IT managers have been identified as a key barrier to the success of B2B e-business projects, according to a nine-month study sponsored by the federal government and released today.
This is because one of the main obstacles to e-business project success is engaging trading partners and getting them to connect to the new system.
To encourage adoption, the report recommends targetting business and operational executives, not IT, because they were most likely to put up barriers.
Commissioned by the Department of IT, Communications and the Arts (DCITA), the report said to: "Package systems so IT involvement in the decision making process is minimized, or eliminated altogether, as a significant enabler."
Undertaken by S2 Intelligence, the research involved 54 organizations and 12 e-business systems covering building and construction, telecommunications, manufacturing, agriculture, business services, insurance and financial services.
Bruce McCabe, S2 Intelligence managing director, said that while IT staff do raise legitimate issues such as security, in most IT projects, they actually created more problems when it came to B2B trading systems.
"The barriers are political, not technical and are around issues of ownership. When technology is being developed by another company and introduced to them they want to know where it came from rather than asking if it's good for the business," McCabe said.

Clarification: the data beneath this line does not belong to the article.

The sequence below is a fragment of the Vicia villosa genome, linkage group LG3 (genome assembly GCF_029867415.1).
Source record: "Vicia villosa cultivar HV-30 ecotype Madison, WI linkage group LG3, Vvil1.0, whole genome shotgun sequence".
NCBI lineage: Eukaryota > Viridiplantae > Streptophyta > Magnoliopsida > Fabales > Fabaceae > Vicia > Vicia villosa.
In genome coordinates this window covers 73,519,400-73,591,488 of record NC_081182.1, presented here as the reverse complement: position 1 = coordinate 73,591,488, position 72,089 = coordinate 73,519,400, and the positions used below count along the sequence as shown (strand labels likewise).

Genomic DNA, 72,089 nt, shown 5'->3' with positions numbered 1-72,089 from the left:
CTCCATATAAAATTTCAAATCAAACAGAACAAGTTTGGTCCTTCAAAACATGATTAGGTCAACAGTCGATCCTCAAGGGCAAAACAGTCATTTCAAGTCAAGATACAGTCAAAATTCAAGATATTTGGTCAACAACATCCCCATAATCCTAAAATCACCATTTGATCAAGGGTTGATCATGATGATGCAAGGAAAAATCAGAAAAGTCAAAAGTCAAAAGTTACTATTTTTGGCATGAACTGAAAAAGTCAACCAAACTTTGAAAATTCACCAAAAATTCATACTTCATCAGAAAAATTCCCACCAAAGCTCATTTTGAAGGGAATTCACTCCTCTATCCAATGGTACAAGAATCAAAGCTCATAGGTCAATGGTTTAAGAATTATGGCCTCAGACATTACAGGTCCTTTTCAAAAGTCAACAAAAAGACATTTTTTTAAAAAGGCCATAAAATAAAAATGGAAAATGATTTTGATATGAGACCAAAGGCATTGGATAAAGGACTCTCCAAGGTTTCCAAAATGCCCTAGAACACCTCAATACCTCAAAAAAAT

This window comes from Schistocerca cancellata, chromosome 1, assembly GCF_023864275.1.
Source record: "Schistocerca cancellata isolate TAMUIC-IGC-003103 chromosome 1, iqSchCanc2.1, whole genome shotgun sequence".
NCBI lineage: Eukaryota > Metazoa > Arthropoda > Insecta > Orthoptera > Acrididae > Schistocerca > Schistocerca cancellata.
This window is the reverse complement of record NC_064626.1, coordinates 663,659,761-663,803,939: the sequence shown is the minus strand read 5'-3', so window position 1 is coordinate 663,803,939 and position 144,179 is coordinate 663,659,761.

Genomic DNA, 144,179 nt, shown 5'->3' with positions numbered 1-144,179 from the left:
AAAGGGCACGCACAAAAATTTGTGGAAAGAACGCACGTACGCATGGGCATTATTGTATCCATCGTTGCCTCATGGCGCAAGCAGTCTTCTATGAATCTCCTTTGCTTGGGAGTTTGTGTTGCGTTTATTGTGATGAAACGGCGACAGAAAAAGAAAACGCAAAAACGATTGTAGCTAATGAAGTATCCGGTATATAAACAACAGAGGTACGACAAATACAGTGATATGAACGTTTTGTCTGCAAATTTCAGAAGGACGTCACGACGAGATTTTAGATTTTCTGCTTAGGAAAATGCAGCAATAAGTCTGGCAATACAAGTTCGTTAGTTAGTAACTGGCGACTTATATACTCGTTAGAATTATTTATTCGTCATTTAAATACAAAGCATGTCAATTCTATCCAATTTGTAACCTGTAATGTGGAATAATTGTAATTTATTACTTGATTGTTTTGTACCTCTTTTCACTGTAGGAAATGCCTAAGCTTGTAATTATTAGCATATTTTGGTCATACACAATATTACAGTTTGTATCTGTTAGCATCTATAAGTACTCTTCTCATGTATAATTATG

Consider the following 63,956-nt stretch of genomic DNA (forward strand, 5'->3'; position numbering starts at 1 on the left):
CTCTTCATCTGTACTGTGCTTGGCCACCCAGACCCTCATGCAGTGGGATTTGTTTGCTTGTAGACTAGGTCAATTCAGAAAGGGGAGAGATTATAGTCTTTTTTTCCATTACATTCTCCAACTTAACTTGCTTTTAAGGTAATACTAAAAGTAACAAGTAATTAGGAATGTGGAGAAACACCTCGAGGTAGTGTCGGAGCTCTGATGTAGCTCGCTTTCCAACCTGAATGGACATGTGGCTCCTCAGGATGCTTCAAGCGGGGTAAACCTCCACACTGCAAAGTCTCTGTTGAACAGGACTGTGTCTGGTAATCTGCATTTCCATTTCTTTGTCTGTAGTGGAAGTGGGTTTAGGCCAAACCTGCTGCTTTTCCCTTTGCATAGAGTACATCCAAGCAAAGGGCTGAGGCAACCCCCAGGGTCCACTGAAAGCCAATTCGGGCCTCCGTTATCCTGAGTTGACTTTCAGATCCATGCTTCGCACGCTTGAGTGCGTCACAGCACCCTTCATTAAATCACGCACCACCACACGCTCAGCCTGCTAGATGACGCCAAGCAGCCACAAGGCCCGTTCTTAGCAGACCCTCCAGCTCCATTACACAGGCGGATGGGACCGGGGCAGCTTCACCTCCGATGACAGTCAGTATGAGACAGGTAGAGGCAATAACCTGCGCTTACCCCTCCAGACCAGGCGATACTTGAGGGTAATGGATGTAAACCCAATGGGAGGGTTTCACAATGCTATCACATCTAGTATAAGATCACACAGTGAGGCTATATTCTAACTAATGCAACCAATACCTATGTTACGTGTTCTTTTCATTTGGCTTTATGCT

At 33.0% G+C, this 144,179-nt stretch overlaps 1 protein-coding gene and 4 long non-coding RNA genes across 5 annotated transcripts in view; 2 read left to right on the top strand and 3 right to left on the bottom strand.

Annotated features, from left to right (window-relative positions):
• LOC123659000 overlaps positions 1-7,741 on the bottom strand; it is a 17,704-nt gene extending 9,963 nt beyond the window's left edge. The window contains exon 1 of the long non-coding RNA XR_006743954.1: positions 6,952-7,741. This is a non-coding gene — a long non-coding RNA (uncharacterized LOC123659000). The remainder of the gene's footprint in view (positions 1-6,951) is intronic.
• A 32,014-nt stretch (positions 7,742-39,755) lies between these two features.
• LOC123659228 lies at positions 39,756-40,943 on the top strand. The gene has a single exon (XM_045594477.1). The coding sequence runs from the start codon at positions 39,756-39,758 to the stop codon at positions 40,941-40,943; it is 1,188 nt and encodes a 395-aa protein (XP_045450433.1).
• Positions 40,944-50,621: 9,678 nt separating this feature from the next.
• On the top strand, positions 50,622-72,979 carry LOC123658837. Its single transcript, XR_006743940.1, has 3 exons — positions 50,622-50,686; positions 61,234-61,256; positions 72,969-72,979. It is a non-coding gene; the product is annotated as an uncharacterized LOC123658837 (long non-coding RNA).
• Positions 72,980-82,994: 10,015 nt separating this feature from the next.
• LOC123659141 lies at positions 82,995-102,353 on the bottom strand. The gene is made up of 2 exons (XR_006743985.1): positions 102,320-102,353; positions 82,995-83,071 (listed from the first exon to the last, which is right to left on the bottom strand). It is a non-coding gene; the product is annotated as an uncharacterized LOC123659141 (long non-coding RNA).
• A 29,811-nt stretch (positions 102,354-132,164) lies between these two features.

"It is best to interact with operational or business staff to avoid resistance from IT."
And getting trading partners on board in a cooperative manner can be critical to the success of the project, especially when dealing with smaller organizations, because coercion can produce adverse outcomes.
"Pressure to participate from dominant trading partners is a very widely adopted strategy in industry, but can produce the opposite of the intended effect," he said.
"After agreeing to adopt, trading partners tend to not accept the system as routine in their operations, and work to avoid providing assistance in ongoing development and improvement of the system.
"It is also important that the share of costs and risks born by the trading partner are seen to be in proportion to the share of benefits they receive," McCabe said.
Duplicating business processes must be avoided at all costs, he said, as this was the strongest and most universal theme of all.
He said asking businesses to rekey or handle the same data twice kills a project although this is very common.
On the flip side, consolidating or eliminating trading processes makes an e-business system much more likely to be adopted.
One example is integrating e-business systems with financial software packageswhich small trading partners use.
"A critical success factor is pre-packaging initial demonstrations and ensuring the first introduction to the system is executed flawlessly," McCabe said.
"Early adopters in a community of trading partners have a strong influence on overall success or failure."
Two case studies are detailed in the research including the Sunrise Exchange. In just over a year, 760 insurance brokers were engaged and transacting electronically with underwriters, transforming B2B processes in an entire industry.
The research has been translated into a 56-point checklist for managers implementing these systems and copies will be available for download in coming weeks at www.dcita.gov.au